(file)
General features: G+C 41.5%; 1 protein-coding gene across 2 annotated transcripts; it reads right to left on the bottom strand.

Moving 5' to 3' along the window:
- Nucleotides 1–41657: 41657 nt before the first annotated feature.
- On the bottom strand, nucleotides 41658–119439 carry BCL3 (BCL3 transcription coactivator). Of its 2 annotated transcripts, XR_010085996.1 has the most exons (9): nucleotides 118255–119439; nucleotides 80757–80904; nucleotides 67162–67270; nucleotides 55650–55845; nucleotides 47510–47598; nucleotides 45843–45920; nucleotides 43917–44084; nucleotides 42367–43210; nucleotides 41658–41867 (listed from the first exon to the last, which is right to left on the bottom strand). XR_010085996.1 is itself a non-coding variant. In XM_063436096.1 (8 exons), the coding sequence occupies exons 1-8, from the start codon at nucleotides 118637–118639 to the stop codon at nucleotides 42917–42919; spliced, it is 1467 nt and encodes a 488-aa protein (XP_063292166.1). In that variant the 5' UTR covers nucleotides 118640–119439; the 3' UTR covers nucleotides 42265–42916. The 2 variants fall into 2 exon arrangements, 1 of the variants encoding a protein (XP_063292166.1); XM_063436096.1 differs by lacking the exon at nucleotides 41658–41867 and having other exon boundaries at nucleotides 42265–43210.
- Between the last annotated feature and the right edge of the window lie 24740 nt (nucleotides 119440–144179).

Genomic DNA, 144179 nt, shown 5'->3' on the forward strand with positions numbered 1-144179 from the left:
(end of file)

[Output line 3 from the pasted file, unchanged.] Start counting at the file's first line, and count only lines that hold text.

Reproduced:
- Nucleotides 1–41657: 41657 nt before the first annotated feature.